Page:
# 31 August Science 8 Finish saturated solutions of sugar and salt; Find densities of those solutions; Start crystal growth

1. Saturate 100 ml of water with table salt. Keep track of the amount of salt you add. When you have reached saturation pour off 50 ml of solution and find the mass of that 50 ml sample. Calculate the density. Enter your data in the class spreadsheet.
3. Pour some of the saturated solution in a labeled petri dish (name, period, substance, date, time). Set the petri dish in the tray at the back of the room.
4. Perform the same operations with sugar. (However we will not keep any of the solution to evaporate)
5. Make saturated solutions with 5o ml of hot water and magnesium sulfate, aluminum potassium sulfate, and copper sulfate. Put each solution (separately) into its own labeled petri dish and set aside for evaporation.
6. You now have 4 different substances dissolved in water to saturation and the solutions left to evaporate. This is a technique for “growing crystals.” Make and record initial observations. Take pictures and label them.
7. How do you think density of liquids (both pure substances and solutions) can be explained? Draw sketches of your ideas.
8. How do you think saturation can be explained?
9. Be sure to find out relevant information about the different substances we have used.
10. Reflect on the major challenge of our unit: How can we explain the behavior of matter at the scale we can see in terms of the behavior and properties of basic particles–atoms and molecules that we cannot see. What argument and evidence support the explanation?

In the next class, we will look at a chemical reaction where the product comes out of solution as a crystal. We will observe this reaction under the microscope. The technique involves adding a drop of silver nitrate solution to a piece of copper metal and on another slide a piece of zinc. The copper goes into solution and bonds with the nitrate part of the molecule. The silver comes out in beautiful tree-like crystals. A similar process occurs with the zinc.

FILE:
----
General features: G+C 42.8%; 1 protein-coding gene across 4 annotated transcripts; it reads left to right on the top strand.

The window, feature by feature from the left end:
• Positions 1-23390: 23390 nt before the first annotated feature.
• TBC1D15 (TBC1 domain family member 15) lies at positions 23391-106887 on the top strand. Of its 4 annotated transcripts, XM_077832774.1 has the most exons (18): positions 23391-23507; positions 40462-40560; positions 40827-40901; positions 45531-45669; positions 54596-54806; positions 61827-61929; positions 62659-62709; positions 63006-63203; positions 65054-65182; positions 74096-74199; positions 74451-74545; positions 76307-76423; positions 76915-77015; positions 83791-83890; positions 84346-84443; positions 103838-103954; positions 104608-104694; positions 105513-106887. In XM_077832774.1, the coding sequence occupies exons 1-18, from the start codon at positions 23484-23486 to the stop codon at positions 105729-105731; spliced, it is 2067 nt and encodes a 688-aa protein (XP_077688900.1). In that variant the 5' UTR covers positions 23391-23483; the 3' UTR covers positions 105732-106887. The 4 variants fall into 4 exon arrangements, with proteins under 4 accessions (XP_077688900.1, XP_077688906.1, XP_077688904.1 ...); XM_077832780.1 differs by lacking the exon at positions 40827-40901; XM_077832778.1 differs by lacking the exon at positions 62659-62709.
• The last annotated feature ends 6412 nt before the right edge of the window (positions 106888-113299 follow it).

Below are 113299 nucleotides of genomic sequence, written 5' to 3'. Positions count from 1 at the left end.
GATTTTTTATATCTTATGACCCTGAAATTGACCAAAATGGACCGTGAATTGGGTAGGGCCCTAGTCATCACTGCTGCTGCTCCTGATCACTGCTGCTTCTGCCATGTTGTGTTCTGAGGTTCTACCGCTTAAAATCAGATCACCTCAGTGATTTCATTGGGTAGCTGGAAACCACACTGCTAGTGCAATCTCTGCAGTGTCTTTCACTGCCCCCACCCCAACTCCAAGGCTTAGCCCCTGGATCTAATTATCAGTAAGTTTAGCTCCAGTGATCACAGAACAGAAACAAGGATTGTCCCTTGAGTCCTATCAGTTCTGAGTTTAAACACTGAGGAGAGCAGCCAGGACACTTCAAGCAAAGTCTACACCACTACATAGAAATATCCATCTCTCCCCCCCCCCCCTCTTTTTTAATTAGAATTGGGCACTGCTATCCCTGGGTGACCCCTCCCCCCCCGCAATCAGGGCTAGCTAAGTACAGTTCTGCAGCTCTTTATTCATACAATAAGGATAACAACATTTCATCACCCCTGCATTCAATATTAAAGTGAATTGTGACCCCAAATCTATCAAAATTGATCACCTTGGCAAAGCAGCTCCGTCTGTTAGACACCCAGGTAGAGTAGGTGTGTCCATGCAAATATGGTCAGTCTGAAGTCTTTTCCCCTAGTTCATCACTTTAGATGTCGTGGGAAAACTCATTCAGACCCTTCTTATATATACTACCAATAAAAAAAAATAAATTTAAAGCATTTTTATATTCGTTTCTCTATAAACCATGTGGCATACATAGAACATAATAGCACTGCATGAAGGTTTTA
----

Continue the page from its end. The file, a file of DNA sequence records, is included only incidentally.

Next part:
We will also examine Brownian motion of fat globules in milk. See what you can find out about Brownian motion. The technique will be described in class.

See the videos showing Brownian motion of fat globules in milk. Apologies for the camera motion. The videos would have been better with a fixed camera. Nevertheless, it is possible to see the random movement of the fat globules. How is this movement interpreted in light of the atomic/molecular theory of matter? (Note: a microscopic fat globule is composed of a truly enormous number of too-small-to-see molecules–according to the theory.)

Video 2

Relate observations to the atomic theory of matter (also called the molecular theory of matter or the kinetic-molecular theory of matter).

Consider these big questions (KEEP IN VIEW-KIV QUESTIONS AND IDEAS):

• What can we observe about the structure and behavior of matter?
• How can we explain what we observe (at the scale of our senses) by structures, entities, and behaviors at a scale we cannot see?
• How can such explanations be tested?
###### THEORY

Be sure to examine the following references:

Extensions for our study of matter–The Periodic Table

See the following videos–express your ideas and questions.

http://ed.ted.com/lessons/the-genius-of-mendeleev-s-periodic-table-lou-serico

Hunting the Elements

https://youtu.be/TDY59XoFSQI

World within World from the Ascent of Man by Jacob Bronowski

http://www.dailymotion.com/video/x20o2dw_bbc-ascent-of-man-10-world-within-world_tv

Elements and the economy:http://www.bbc.co.uk/programmes/p01rcrn6/episodes/guide